Permaculture is difficult to define. There are many definitions out there on the web. How would you define it?
Millison: Permaculture Design is a method of planning that can be applied at many scales; from the home garden to city block, to village to farm. It is an ethically based whole-systems design approach that uses concepts, principles, and methods derived from ecosystems, indigenous peoples, and other time-tested practices to create sustainable human settlements and institutions. Although rooted in horticulture and agriculture, permaculture design is interdisciplinary, touching on a wide range of subjects including regional planning, ecology, animal husbandry, appropriate technology, architecture, anthropology, and international development.
Kumar: Permaculture is difficult to define because it is quite amorphous and presents itself very differently in different situations. I think of permaculture as a system of thinking, which draws upon the wisdom of indigenous cultures and balanced systems to create dynamic, productive solutions to a variety of problems.
How is permaculture different from other sustainable agricultural practices?
Kumar: Permaculture is different because of its much more holistic approach to addressing a problem (side note: permaculture is not an agricultural system, but a design system that can be applied to any problem). Whereas organic is defined by certain rules and regulations (mostly disallowing the use of petroleum-based pesticides and fertilizers), a permaculture-designed agriculture system would strive for the health of a farm's ecosystem as a whole, from the crops to the animals to the farmer to the business.
As an example, my farm's chickens are not ‘organic’ because they are not fed 100% organic food. Most organic chickens are fed a low-nutrition diet of corn and soy, because that is the cheapest organic feed available. I, however, choose to feed my chickens organic feed, plus a rich diet of greens, grass, bugs, food waste, and brewery waste. The food waste and brewery waste are non-organic foods that would otherwise create environmental damage if they were to end up in a landfill, but I choose to feed these items to our chickens because they increase the diversity of foods the chickens are eating, divert organic matter from landfill, and prevent greenhouse gas emissions. A certified organic farmer couldn't make that choice.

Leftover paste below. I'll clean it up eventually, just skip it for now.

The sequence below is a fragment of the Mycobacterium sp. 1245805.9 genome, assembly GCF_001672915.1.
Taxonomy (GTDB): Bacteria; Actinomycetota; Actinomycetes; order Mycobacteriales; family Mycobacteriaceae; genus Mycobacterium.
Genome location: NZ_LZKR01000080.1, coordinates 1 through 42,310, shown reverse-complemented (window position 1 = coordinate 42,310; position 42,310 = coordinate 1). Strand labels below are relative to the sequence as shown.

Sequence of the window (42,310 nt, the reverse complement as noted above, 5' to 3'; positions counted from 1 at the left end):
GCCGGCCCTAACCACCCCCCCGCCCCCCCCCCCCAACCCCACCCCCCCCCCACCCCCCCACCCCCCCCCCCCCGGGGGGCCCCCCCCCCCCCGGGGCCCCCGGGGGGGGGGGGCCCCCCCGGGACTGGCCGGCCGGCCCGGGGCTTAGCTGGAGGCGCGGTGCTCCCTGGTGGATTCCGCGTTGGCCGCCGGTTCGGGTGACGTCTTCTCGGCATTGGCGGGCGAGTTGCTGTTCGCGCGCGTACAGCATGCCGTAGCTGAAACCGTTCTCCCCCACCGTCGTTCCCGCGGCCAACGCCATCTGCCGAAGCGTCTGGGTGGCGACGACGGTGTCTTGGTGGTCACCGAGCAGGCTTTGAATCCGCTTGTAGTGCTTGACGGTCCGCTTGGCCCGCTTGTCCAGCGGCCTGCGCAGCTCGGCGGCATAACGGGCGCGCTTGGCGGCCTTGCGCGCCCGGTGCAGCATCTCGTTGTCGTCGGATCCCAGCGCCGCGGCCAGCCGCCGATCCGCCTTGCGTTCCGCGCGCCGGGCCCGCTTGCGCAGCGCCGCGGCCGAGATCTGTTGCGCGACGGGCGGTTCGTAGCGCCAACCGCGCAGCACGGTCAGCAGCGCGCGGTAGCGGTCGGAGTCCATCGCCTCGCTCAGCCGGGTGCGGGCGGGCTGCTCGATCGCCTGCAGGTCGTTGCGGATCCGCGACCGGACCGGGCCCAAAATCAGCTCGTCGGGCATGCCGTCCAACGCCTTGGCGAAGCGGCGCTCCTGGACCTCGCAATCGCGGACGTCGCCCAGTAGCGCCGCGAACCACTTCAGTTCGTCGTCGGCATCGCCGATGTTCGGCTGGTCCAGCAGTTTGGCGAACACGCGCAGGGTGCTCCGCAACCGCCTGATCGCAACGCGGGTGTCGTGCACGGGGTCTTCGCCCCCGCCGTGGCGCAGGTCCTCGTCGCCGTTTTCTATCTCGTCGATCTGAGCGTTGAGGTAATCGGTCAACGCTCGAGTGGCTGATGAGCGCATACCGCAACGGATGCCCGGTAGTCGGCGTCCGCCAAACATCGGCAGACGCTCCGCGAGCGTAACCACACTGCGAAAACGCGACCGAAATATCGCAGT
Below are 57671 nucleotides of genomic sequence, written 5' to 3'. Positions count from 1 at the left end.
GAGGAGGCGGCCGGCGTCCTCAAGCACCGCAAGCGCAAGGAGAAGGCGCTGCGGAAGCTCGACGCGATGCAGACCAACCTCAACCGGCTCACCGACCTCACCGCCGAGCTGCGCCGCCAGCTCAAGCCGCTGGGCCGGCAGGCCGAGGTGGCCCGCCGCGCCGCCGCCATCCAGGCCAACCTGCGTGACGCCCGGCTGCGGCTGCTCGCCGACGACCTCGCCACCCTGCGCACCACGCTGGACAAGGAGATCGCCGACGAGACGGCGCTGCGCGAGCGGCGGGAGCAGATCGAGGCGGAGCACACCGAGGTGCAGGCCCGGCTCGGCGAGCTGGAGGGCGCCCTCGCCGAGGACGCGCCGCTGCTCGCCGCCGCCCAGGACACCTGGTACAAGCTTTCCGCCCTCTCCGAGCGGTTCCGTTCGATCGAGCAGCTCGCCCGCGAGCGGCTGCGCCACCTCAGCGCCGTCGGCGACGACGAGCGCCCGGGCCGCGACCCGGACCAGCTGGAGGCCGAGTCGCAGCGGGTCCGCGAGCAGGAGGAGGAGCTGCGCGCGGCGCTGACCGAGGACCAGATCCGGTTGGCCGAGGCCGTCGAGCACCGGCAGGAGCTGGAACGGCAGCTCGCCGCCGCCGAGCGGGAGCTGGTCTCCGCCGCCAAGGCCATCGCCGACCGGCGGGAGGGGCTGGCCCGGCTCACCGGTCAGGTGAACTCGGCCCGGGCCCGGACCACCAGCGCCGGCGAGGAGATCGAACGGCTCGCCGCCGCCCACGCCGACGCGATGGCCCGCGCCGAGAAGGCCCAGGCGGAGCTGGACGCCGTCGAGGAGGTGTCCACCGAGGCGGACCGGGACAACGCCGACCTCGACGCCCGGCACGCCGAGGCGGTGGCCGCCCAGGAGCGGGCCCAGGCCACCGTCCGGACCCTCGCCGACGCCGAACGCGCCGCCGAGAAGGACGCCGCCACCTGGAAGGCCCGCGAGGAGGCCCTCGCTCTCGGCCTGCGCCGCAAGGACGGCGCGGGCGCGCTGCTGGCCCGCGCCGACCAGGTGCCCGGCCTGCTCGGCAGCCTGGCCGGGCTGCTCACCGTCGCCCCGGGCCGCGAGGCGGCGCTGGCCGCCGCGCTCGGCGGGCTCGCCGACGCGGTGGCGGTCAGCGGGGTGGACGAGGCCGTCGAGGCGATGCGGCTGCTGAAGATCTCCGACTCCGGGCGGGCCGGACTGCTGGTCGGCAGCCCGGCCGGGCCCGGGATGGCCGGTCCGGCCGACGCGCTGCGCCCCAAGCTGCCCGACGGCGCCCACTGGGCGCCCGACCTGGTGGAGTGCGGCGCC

Millison: Firstly, permaculture is not a sustainable agricultural practice. Permaculture is a design system that employs a wide range of practices to fulfill the goals for a site-specific ecological design. There are many ways in which people use permaculture in the design of sustainable agricultural systems. Permaculture principles say to ‘Use and Value Diversity’, so biodiversity is implicit. Another principle is to ‘Integrate Rather Than Segregate’, so polyculture versus monoculture plant and animal systems are used. Another principle says to ‘Produce no Waste’, so composting and nutrient cycling are employed. The list goes on and on. The actual practices are very similar with well-done sustainable agriculture projects. But the overall design for a permaculture farm integrates the patterns of nature into the overall farm layout, enhancing wildlife corridors, the hydrological cycle, soil stability, plant diversity, and human social and economic systems. Many naturally adept farmers and traditional indigenous farmers who have never heard the word ‘Permaculture’ will have a farm that looks and acts like a permaculture.
What are the benefits?
Millison: Depending on how you are using the permaculture design system, there different kinds of benefits. For farmers, resilience would be number one. Permaculture employs a concept called ‘stacking functions’, where each element serves multiple functions, and each critical function is served by multiple elements. So for an agricultural water system, the goal of having an assured supply of water for crops would be met using multiple elements. First, having healthy soils with high organic matter content to hold water. Second, having tree belts and hedgerows interplanted throughout the landscape to lessen drying winds and raise relative humidity. Third, capturing stormwater runoff using swales or diversion drains to soak water into the tree belts and replenish the water table. Fourth, collecting water in reservoirs for gravity fed irrigation if possible. And lastly, an irrigation well to use as back-up, or connection to a municipal supply or irrigation ditch. Then those tree belts or hedgerows that are performing all those beneficial functions can also produce a yield of fruits, nuts, firewood, biomass, and provide habitat for beneficial insect, amphibian or animal species. And then the irrigation reservoir can also provide a microclimate surrounding them that has the temperature moderated by the body of water and the relative humidity raised around it, giving the opportunity for a higher diversity of yields. The interconnections between elements are the hallmark of a permaculture system, and the benefits are tangible in greater diversity of yields and greater resilience to disturbance, like drought, strong winds, pestilence, or extreme cold. The permaculture farm is resilient to stresses, and the farmer has 'right livelihood', where he is making his income and taking care of the land for future generations.